Senior Tour gets Baltimore connection

February 13, 1994|By John W. Stewart | John W. Stewart,Sun Staff Writer

It's not a tournament, but the Senior PGA Tour now has a link with Baltimore.

The tour has joined with the locally based American Foundation for Urologic Disease for a "Keep Your Health Up To Par" campaign aimed at educating the public about prostate health.

The AFUD was founded in 1987, prompted by a need to make health research and public awareness separate and distinct from the American Urological Association, which primarily is for doctors/surgeons.

"Our target market is men over 50, and we have determined that 41.5 percent of the spectators at Senior tour events are aged 46 and over," said Thomas M. Bruckman, AFUD executive director.

As the result of discussions, the Senior PGA Tour has taken this campaign under its wing, marking

the first time it has supported a national health-related awareness program.

"Actually, the Senior Tour provides its name and serves as an umbrella, but it is the individual local sponsors at each of the tournaments who provide the vehicle for awareness," said Tim Crosby, director of sponsor services for the Senior Tour.

"The Senior Tour sponsors group embraced the concept, and it is they who will be handling the 'awareness' at each tournament site."

The campaign, announced last week at the tour's GTE Suncoast Classic stop in Tampa, Fla., features Jim Ferree, Bruce Devlin and Chi Chi Rodriguez, each of whom has personal reasons for serving as a spokesman.

Ferree was diagnosed with prostate cancer in 1991 but it has been effectively treated; Devlin recently was diagnosed as having a noncancerous prostate condition for which he is receiving treatment; and Rodriguez, well-known for his philanthropy through a youth foundation in his native Puerto Rico, has expressed concern about health issues affecting men.

"The key thing is getting the PSA [prostate specific antigen] test. That's one used to help diagnose prostate cancer," Devlin said during a conversation after the announcement.

"Through awareness, if you save a life, it's worth it. Now, we think we can save hundreds and thousands of lives by making men aware, even if there are none of the symptoms."

Before being tested, Devlin was getting up five or six times in the night to go to the bathroom. "I felt as though my symptoms were controlling my life. After seeing a doctor and getting the diagnosis, I have been able, through drug therapy and being careful of my liquid intake, to have a much better lifestyle."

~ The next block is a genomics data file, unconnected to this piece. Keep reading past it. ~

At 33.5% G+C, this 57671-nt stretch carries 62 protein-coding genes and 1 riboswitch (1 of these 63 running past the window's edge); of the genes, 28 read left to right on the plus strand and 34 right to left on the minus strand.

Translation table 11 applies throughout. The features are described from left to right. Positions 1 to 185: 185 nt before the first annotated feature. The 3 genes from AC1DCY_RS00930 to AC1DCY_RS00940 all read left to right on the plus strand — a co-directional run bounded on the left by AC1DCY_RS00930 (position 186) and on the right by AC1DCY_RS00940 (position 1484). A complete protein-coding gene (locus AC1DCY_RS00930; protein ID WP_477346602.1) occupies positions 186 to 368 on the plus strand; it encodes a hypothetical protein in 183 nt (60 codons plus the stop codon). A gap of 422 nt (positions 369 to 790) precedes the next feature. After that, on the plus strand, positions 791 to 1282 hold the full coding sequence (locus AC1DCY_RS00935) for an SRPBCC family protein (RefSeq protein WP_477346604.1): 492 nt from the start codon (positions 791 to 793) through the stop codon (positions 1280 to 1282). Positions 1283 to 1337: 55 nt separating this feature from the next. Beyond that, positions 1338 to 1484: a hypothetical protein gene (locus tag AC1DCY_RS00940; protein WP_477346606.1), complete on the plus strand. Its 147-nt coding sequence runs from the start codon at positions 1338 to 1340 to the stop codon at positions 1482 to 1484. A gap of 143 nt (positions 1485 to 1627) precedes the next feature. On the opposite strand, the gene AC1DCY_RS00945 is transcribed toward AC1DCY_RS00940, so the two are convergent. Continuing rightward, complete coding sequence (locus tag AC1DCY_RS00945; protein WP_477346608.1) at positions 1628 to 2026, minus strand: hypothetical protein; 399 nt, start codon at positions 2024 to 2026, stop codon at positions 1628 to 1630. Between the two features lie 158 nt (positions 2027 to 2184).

Devlin, 56, won 16 tournaments worldwide, including eight PGA Tourtournaments during a 25-year career after coming to the United States from his native Australia at age 24.

Along the way, he got into golf course design and did some television commentary. A Houston resident, he plays the Senior Tour on a limited basis.

He has two courses under construction in Australia and is headed there after the conclusion of play today in Tampa. "Overall, I go back and forth nine or 10 times a year."

The situation for Ferree, 62, a 23-year PGA Tour veteran, who joined the Seniors in 1981, was more dramatic.

In Albuquerque, N.M., in the fall of 1991, the tour player was encouraged by a doctor friend to see him for a PSA test. The diagnosis was prostate cancer.

There were 35 radiation treatments in the next seven weeks that left him weakened during the 1992 season. However, he returned last year to have his best season as a professional, earning $424,333 on the Senior Tour and an additional $255,550 from the Vantage Classics, a separate competition for those 60-over.

In recognition of his comeback from a major disaster to play golf again, the Golf Writers Association of America honored him with its Ben Hogan Award.

Bruckman, with a background in national health care, came to Baltimore from Cleveland last fall.

"We thought this particular condition [prostate cancer] had been overlooked, and we wanted a national campaign so that we could get awareness up to the same level as the science and medicine," he said recently.

"In 1994, it is estimated more than 165,000 will be diagnosed with prostate cancer and 35,000 will die from it. Is it any wonder we are actively campaigning for public awareness?"

Baltimore Sun Articles
Please note the green-lined linked article text has been applied commercially without any involvement from our newsroom editors, reporters or any other editorial staff.